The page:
Photo: AFP/Nicholas Kamm
Photo: AFP/Nicholas Kamm

The world should move on, with or without the US. This was the message that Donald Trump conveyed to the world leaders gathered at the most prestigious international platform, the United Nations General Assembly (UNGA).

The world is, indeed, moving on. At the current UNGA session, held in New York, the US president’s boastful claims that his administration is the most accomplished in the history of America provoked laughter. Keeping it low yet audible, the world leaders laughed at him. Startled and rattled, as he appeared on the world podium, Trump tried to laugh away the derisive response, and, this time, the notables laughed with him. Later on, Trump explained that they were laughing with him. At him or with him, the world was laughing. Trump was, for sure, overplaying his hand by putting forward the “isolationist vision” at an international forum like the UN. The US ambassador to the UN, Nikki Hailey, while emphasizing her daily meetings with the world leaders, clarified that the laughter, in fact, was “out of respect for the US.”

Even so, the laughter reflected many trends and shifts in the behavior of the world leaders towards the US. The most conspicuous is that the world is uniting against Trump’s isolationist vision as the US departs from the global commitments and engagements. The states are moving ahead with their national agendas without abandoning the slogans of globalization and internationalism.

The world is uniting against Trump’s isolationist vision as the US departs from the global commitments and engagements. The states are moving ahead with their national agendas without abandoning the slogans of globalization and internationalism.

The trend that Trump wants to set by his “America First” approach is very clear: Look out for yourself and do not rely on the US anymore. At the UN, he made this clear very loud and clear. Trump’s idea of championing the cause of “patriotism” and rejecting the trends of “globalization” did not go well with the world leaders. French President Emmanuel Macron, who was venturing to get along with Trump, seemed to give up on this policy of “appeasing Trump” at this UNGA session.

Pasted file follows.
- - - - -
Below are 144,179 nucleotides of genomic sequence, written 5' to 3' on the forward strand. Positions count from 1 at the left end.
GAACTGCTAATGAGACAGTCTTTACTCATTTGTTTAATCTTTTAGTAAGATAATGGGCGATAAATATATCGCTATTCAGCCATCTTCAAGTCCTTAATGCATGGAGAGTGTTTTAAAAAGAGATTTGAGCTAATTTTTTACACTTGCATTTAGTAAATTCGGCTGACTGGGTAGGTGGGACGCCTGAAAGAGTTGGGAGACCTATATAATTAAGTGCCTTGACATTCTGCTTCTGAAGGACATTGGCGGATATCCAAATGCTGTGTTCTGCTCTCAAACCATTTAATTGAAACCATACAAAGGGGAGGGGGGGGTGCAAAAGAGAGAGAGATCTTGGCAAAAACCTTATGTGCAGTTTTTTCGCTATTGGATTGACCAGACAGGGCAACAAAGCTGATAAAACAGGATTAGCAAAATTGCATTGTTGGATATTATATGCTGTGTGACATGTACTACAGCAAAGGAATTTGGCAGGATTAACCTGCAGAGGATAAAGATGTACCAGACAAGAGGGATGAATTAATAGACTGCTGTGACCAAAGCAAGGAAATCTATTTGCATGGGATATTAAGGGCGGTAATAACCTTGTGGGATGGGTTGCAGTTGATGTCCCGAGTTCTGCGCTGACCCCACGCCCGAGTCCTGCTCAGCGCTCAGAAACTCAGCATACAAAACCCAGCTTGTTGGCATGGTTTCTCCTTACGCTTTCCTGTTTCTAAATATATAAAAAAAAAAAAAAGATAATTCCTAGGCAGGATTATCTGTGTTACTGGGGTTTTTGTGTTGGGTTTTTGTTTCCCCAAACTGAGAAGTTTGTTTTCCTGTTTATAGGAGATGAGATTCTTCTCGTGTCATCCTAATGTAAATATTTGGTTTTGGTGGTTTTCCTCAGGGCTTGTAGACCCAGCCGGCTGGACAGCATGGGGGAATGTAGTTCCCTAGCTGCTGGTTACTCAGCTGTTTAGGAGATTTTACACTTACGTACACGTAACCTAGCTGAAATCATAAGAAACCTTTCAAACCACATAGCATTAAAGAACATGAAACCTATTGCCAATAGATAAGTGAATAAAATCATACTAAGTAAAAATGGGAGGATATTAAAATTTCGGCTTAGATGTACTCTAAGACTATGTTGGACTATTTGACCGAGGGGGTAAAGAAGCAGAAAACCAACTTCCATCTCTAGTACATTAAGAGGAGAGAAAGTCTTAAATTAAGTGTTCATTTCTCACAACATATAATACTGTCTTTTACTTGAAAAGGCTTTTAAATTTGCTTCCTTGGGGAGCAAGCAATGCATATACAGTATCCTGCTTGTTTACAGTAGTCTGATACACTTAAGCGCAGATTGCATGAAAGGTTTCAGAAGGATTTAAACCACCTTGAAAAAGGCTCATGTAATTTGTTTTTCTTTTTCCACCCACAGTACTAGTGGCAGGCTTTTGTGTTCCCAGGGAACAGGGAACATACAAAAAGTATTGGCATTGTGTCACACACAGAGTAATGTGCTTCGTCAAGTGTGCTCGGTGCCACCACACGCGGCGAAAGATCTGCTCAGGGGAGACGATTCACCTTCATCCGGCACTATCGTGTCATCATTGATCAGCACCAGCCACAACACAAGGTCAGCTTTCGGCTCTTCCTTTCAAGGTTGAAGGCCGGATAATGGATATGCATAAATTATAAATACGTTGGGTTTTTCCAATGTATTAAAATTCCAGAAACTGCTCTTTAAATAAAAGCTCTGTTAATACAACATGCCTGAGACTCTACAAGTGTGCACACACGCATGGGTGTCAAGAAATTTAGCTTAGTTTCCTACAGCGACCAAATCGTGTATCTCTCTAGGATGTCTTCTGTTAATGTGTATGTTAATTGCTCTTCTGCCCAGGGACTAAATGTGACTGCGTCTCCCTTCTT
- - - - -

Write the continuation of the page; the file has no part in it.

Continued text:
As noted precisely by Nicole Gauoette, Macron not only delivered a fiery rebuke to Trump but also signaled his readiness to assume the global leadership and urged the statesmen sitting in the cavernous halls of the UNGA to stop trading with those who do not comply with the Paris Climate Agreement. The world is not standing against Trump but its allies are. As of now, this is the peak of resistance that the US is facing from its allies.

There are two prevailing views on whether it is a bad sign for the US or not. For those who are not too pessimistic, the world will merely be chaotic without any unified system. Fareed Zakaria, in his article in The Washington Post, writes that the most prominent efforts to sidestep Washington come from its European allies and quoted the EU’s foreign policy chief, Federica Mogherini, as saying that it is unacceptable for Europeans to let others decide – even close allies and friends – with whom they can do business.

In the face of such unprecedented opposition from Washington’s European allies, Fareed is optimistic that the dollar will rule the world. For others, the supremacy of the dollar, however, might be very difficult to sustain if Russia and China, along with the European countries, keep finding ways to evade US sanctions and weaken the role of the US dollar in the world.

It does evoke a despondent chuckle that a country like the US, which is a top contributor to the UN, stands isolated in this international organization. It is, again, debatable whether this is Trump’s isolation or America’s. In any case, it can be ended; it can be transformed. Ironically, one of the striking examples of how leaders ended their states’ isolation is Russian President Vladimir Putin. Today, even European countries seem to be joining him against Trump’s isolationism. The German delegation at this UNGA session was all snickers and guffaws when Trump stated that Germany will become totally dependent on Russian energy.

Trump’s foreign policy, for many reasons and on multiple occasions, has provoked laughter. Firstly, it is pandering to the narrow vision of procuring to one nation’s needs only, disappointedly lacking any appreciation for the fact that no nation can live, develop and prosper in isolation. Secondly, it is rallying anti-US forces in the world and pushing American allies to look for help from others – presumably China and Russia. Thirdly, once a staunch champion of internationalism and globalization, America now evokes laughter when it hosts UN sessions and tells other nations to look for “patriotism” only.

The US decline is happening at a somewhat slow pace but Trump’s foreign policies are only accelerating this process. The Chinese and Russians are laughing in their sleeves but the latest UNGA session showed something worse: It is not just them, it is the world that is laughing at him.

Ghazanfar Ali Garewal is Lecturer in International Relations department of the National University of Modern Languages in Islamabad (NUML). He holds an MS degree in International Cooperation from Yonsei University, Seoul, an MSc in international relations from Quaid-i-Azam University, Islamabad, and an MA in English from NUML.

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